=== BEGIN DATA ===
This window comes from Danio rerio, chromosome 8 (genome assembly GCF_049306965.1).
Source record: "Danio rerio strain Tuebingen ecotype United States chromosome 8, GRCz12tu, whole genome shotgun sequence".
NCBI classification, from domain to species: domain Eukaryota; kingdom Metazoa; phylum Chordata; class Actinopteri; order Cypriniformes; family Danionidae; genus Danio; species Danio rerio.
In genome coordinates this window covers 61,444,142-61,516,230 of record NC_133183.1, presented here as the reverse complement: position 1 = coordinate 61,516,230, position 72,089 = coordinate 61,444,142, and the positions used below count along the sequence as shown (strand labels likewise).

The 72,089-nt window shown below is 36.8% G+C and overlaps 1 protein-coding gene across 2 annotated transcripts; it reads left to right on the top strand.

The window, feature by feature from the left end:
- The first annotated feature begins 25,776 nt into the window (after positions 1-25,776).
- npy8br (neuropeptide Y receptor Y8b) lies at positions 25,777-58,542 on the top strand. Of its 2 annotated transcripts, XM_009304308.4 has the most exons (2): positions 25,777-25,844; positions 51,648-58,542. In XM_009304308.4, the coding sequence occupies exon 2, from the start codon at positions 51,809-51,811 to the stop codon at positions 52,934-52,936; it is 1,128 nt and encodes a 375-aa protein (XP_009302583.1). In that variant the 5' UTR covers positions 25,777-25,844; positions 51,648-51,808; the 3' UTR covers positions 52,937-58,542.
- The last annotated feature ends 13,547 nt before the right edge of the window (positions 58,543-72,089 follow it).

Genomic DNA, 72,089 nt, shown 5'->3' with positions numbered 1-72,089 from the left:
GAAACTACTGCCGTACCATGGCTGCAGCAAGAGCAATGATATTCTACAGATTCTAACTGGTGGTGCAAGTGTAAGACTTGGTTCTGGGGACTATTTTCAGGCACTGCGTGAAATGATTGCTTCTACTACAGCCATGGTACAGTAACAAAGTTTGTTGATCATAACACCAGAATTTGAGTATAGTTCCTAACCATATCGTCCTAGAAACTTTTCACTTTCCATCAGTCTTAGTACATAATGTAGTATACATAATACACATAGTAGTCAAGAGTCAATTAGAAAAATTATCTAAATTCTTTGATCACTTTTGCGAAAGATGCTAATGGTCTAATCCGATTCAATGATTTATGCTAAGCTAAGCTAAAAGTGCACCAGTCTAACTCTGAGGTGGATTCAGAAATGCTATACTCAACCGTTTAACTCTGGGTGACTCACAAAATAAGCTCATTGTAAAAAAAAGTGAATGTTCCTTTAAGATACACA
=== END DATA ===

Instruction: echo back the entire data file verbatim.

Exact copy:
This window comes from Danio rerio, chromosome 8 (genome assembly GCF_049306965.1).
Source record: "Danio rerio strain Tuebingen ecotype United States chromosome 8, GRCz12tu, whole genome shotgun sequence".
NCBI classification, from domain to species: domain Eukaryota; kingdom Metazoa; phylum Chordata; class Actinopteri; order Cypriniformes; family Danionidae; genus Danio; species Danio rerio.
In genome coordinates this window covers 61,444,142-61,516,230 of record NC_133183.1, presented here as the reverse complement: position 1 = coordinate 61,516,230, position 72,089 = coordinate 61,444,142, and the positions used below count along the sequence as shown (strand labels likewise).

The 72,089-nt window shown below is 36.8% G+C and overlaps 1 protein-coding gene across 2 annotated transcripts; it reads left to right on the top strand.

The window, feature by feature from the left end:
- The first annotated feature begins 25,776 nt into the window (after positions 1-25,776).
- npy8br (neuropeptide Y receptor Y8b) lies at positions 25,777-58,542 on the top strand. Of its 2 annotated transcripts, XM_009304308.4 has the most exons (2): positions 25,777-25,844; positions 51,648-58,542. In XM_009304308.4, the coding sequence occupies exon 2, from the start codon at positions 51,809-51,811 to the stop codon at positions 52,934-52,936; it is 1,128 nt and encodes a 375-aa protein (XP_009302583.1). In that variant the 5' UTR covers positions 25,777-25,844; positions 51,648-51,808; the 3' UTR covers positions 52,937-58,542.
- The last annotated feature ends 13,547 nt before the right edge of the window (positions 58,543-72,089 follow it).

Genomic DNA, 72,089 nt, shown 5'->3' with positions numbered 1-72,089 from the left:
GAAACTACTGCCGTACCATGGCTGCAGCAAGAGCAATGATATTCTACAGATTCTAACTGGTGGTGCAAGTGTAAGACTTGGTTCTGGGGACTATTTTCAGGCACTGCGTGAAATGATTGCTTCTACTACAGCCATGGTACAGTAACAAAGTTTGTTGATCATAACACCAGAATTTGAGTATAGTTCCTAACCATATCGTCCTAGAAACTTTTCACTTTCCATCAGTCTTAGTACATAATGTAGTATACATAATACACATAGTAGTCAAGAGTCAATTAGAAAAATTATCTAAATTCTTTGATCACTTTTGCGAAAGATGCTAATGGTCTAATCCGATTCAATGATTTATGCTAAGCTAAGCTAAAAGTGCACCAGTCTAACTCTGAGGTGGATTCAGAAATGCTATACTCAACCGTTTAACTCTGGGTGACTCACAAAATAAGCTCATTGTAAAAAAAAGTGAATGTTCCTTTAAGATACACA